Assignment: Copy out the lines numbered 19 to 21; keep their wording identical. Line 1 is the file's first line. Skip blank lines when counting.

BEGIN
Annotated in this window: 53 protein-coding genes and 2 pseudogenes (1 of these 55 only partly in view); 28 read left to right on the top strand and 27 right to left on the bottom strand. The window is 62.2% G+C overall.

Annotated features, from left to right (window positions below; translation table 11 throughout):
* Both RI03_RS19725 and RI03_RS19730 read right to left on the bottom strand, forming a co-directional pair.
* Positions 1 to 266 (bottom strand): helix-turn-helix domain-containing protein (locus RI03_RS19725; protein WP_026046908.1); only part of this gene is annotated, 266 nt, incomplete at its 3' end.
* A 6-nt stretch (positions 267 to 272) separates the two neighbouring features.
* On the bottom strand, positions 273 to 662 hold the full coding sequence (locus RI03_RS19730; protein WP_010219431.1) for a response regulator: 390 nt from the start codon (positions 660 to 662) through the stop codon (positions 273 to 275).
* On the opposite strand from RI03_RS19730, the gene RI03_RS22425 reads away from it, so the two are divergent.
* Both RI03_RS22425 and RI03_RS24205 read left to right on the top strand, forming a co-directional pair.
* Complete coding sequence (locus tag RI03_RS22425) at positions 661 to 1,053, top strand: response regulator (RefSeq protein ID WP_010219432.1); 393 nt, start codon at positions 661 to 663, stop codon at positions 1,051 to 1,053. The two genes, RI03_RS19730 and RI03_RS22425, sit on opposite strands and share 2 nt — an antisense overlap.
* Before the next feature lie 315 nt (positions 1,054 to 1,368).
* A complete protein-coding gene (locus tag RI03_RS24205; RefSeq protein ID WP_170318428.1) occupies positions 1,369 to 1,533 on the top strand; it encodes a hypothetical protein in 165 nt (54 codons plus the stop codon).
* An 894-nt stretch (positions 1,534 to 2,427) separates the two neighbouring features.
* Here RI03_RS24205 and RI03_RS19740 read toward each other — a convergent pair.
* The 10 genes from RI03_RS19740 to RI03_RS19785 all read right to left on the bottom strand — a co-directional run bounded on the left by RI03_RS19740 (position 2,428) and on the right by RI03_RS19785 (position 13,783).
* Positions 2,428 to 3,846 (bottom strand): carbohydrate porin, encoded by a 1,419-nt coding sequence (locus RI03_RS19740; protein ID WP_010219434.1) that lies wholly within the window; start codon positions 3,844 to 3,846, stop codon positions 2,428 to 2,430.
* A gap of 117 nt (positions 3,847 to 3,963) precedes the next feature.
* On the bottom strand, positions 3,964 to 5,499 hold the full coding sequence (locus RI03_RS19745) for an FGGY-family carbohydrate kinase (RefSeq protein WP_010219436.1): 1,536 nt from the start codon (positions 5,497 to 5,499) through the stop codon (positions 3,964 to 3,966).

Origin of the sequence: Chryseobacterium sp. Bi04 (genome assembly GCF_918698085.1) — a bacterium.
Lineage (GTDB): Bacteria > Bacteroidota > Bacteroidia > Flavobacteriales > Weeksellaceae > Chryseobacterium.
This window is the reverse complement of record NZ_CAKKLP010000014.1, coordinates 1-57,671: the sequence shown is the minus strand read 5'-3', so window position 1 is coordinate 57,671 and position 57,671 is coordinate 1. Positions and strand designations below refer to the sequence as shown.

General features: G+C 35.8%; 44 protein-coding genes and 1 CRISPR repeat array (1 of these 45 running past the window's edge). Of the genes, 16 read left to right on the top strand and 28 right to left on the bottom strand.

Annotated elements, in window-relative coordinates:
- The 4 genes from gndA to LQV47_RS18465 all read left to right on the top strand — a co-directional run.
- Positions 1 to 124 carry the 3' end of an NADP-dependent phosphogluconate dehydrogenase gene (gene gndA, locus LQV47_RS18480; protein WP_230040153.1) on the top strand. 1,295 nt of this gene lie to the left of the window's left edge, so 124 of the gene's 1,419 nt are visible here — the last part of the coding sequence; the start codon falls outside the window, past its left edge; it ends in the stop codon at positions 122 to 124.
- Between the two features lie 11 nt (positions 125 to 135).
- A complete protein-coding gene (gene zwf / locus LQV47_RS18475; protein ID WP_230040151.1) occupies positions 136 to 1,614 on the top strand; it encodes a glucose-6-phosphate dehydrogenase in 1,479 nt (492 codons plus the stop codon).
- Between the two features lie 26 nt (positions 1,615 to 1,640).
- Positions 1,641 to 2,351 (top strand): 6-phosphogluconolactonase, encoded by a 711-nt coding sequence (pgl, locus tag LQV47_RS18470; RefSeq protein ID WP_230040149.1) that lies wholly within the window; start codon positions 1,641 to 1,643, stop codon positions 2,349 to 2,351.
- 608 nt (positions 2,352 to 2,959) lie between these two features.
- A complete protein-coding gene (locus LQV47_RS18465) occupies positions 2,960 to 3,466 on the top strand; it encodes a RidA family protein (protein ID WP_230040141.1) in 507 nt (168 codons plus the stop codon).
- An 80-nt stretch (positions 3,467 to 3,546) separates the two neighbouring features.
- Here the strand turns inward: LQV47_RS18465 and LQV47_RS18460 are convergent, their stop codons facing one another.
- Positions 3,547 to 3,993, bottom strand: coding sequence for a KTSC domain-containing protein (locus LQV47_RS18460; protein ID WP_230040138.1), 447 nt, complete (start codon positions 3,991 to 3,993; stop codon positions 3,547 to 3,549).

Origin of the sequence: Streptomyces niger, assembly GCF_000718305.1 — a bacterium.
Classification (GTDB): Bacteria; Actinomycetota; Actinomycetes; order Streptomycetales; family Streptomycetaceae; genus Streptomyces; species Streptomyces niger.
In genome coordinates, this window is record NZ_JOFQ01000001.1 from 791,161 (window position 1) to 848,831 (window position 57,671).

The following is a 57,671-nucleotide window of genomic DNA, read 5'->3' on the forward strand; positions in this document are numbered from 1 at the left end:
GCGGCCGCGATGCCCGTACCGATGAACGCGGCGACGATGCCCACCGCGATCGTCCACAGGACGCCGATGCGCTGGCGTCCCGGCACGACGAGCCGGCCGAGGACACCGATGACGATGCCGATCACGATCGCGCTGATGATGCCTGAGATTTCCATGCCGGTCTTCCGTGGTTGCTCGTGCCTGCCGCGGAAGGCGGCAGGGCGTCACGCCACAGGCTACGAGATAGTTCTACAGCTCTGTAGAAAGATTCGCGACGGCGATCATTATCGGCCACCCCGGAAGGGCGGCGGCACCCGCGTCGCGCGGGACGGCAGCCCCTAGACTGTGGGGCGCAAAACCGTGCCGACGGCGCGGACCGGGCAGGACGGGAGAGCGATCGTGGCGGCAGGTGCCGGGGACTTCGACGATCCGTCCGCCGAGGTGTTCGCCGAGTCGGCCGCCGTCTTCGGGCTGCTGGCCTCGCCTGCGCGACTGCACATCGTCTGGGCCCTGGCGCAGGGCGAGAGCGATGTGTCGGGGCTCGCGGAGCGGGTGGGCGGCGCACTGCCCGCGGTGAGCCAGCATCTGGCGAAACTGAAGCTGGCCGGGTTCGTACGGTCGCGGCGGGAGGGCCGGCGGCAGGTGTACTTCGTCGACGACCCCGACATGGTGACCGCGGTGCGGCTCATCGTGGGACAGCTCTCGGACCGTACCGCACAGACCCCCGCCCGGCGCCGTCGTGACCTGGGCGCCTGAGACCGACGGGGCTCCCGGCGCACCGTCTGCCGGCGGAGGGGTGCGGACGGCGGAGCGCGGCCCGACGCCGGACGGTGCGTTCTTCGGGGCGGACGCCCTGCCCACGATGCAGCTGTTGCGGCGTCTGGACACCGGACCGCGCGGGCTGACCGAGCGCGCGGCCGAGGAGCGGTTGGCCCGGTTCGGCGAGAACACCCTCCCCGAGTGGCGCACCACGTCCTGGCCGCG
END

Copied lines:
Lineage (GTDB): Bacteria > Bacteroidota > Bacteroidia > Flavobacteriales > Weeksellaceae > Chryseobacterium.
This window is the reverse complement of record NZ_CAKKLP010000014.1, coordinates 1-57,671: the sequence shown is the minus strand read 5'-3', so window position 1 is coordinate 57,671 and position 57,671 is coordinate 1. Positions and strand designations below refer to the sequence as shown.

General features: G+C 35.8%; 44 protein-coding genes and 1 CRISPR repeat array (1 of these 45 running past the window's edge). Of the genes, 16 read left to right on the top strand and 28 right to left on the bottom strand.